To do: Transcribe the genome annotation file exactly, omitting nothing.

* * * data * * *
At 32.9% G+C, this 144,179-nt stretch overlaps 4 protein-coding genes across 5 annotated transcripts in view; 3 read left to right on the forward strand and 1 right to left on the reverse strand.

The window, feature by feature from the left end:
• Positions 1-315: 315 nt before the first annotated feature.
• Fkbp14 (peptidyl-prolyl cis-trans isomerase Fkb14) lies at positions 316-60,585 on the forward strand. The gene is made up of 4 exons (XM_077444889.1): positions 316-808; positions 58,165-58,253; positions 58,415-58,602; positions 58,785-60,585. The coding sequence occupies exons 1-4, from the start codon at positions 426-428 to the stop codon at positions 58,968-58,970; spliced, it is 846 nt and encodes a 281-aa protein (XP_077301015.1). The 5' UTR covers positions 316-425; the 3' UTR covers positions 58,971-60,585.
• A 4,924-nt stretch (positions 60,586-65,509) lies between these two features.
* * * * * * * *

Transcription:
At 32.9% G+C, this 144,179-nt stretch overlaps 4 protein-coding genes across 5 annotated transcripts in view; 3 read left to right on the forward strand and 1 right to left on the reverse strand.

The window, feature by feature from the left end:
• Positions 1-315: 315 nt before the first annotated feature.
• Fkbp14 (peptidyl-prolyl cis-trans isomerase Fkb14) lies at positions 316-60,585 on the forward strand. The gene is made up of 4 exons (XM_077444889.1): positions 316-808; positions 58,165-58,253; positions 58,415-58,602; positions 58,785-60,585. The coding sequence occupies exons 1-4, from the start codon at positions 426-428 to the stop codon at positions 58,968-58,970; spliced, it is 846 nt and encodes a 281-aa protein (XP_077301015.1). The 5' UTR covers positions 316-425; the 3' UTR covers positions 58,971-60,585.
• A 4,924-nt stretch (positions 60,586-65,509) lies between these two features.